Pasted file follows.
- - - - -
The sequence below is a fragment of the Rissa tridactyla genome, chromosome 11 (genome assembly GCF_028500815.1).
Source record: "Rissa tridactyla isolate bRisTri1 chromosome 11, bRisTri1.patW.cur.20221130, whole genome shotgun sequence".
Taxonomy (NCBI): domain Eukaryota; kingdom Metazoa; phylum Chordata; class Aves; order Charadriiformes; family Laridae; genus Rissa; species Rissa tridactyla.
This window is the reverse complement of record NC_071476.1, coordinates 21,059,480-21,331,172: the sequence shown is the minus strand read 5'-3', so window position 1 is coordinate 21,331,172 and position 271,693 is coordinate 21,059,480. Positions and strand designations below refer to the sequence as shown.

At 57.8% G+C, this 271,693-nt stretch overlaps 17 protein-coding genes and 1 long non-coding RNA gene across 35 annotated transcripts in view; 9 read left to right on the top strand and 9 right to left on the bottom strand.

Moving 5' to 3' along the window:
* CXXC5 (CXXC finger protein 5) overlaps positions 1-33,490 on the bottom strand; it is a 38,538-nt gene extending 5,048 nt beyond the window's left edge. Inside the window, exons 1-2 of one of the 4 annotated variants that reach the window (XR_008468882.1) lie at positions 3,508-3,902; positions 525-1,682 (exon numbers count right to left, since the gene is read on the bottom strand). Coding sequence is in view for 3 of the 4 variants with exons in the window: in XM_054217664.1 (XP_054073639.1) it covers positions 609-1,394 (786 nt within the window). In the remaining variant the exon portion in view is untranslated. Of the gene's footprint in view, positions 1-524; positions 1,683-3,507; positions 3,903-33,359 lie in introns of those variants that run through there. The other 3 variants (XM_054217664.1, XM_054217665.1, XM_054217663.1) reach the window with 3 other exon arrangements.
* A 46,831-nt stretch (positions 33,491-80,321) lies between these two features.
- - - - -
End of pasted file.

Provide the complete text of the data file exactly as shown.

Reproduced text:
The sequence below is a fragment of the Rissa tridactyla genome, chromosome 11 (genome assembly GCF_028500815.1).
Source record: "Rissa tridactyla isolate bRisTri1 chromosome 11, bRisTri1.patW.cur.20221130, whole genome shotgun sequence".
Taxonomy (NCBI): domain Eukaryota; kingdom Metazoa; phylum Chordata; class Aves; order Charadriiformes; family Laridae; genus Rissa; species Rissa tridactyla.
This window is the reverse complement of record NC_071476.1, coordinates 21,059,480-21,331,172: the sequence shown is the minus strand read 5'-3', so window position 1 is coordinate 21,331,172 and position 271,693 is coordinate 21,059,480. Positions and strand designations below refer to the sequence as shown.

At 57.8% G+C, this 271,693-nt stretch overlaps 17 protein-coding genes and 1 long non-coding RNA gene across 35 annotated transcripts in view; 9 read left to right on the top strand and 9 right to left on the bottom strand.

Moving 5' to 3' along the window:
* CXXC5 (CXXC finger protein 5) overlaps positions 1-33,490 on the bottom strand; it is a 38,538-nt gene extending 5,048 nt beyond the window's left edge. Inside the window, exons 1-2 of one of the 4 annotated variants that reach the window (XR_008468882.1) lie at positions 3,508-3,902; positions 525-1,682 (exon numbers count right to left, since the gene is read on the bottom strand). Coding sequence is in view for 3 of the 4 variants with exons in the window: in XM_054217664.1 (XP_054073639.1) it covers positions 609-1,394 (786 nt within the window). In the remaining variant the exon portion in view is untranslated. Of the gene's footprint in view, positions 1-524; positions 1,683-3,507; positions 3,903-33,359 lie in introns of those variants that run through there. The other 3 variants (XM_054217664.1, XM_054217665.1, XM_054217663.1) reach the window with 3 other exon arrangements.
* A 46,831-nt stretch (positions 33,491-80,321) lies between these two features.